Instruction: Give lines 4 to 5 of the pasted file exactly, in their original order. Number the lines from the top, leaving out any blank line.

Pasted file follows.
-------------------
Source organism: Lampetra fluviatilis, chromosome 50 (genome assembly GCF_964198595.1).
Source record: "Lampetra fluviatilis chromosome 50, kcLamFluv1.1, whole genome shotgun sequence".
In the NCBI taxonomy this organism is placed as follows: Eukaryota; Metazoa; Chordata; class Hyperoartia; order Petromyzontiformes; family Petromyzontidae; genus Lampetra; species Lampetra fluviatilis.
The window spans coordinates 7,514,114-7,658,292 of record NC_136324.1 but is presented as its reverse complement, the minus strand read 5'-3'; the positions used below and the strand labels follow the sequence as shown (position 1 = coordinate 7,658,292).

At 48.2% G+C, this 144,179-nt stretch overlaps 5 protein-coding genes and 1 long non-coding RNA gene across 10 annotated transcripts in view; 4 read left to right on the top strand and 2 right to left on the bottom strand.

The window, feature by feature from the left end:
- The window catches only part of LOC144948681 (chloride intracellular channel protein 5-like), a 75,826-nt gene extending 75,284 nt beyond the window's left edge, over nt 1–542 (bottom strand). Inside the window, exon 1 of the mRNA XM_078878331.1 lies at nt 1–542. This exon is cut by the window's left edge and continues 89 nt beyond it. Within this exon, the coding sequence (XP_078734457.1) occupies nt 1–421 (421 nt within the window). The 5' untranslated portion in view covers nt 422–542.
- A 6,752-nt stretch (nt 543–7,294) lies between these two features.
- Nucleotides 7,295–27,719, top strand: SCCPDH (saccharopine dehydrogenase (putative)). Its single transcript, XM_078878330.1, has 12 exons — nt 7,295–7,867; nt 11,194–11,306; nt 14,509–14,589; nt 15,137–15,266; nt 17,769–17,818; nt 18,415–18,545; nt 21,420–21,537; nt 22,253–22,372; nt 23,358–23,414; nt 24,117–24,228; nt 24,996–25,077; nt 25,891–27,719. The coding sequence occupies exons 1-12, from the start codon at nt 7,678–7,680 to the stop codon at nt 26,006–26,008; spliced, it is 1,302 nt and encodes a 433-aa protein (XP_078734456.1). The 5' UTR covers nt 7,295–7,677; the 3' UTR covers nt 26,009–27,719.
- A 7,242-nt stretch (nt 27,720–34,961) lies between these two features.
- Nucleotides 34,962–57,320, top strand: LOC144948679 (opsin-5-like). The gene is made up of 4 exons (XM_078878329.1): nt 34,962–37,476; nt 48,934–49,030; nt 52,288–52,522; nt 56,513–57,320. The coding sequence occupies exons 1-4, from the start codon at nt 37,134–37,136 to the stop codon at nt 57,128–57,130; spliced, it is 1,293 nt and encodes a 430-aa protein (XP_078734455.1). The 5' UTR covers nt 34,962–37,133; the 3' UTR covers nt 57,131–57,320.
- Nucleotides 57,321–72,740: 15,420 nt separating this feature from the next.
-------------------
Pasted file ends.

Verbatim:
The window spans coordinates 7,514,114-7,658,292 of record NC_136324.1 but is presented as its reverse complement, the minus strand read 5'-3'; the positions used below and the strand labels follow the sequence as shown (position 1 = coordinate 7,658,292).

At 48.2% G+C, this 144,179-nt stretch overlaps 5 protein-coding genes and 1 long non-coding RNA gene across 10 annotated transcripts in view; 4 read left to right on the top strand and 2 right to left on the bottom strand.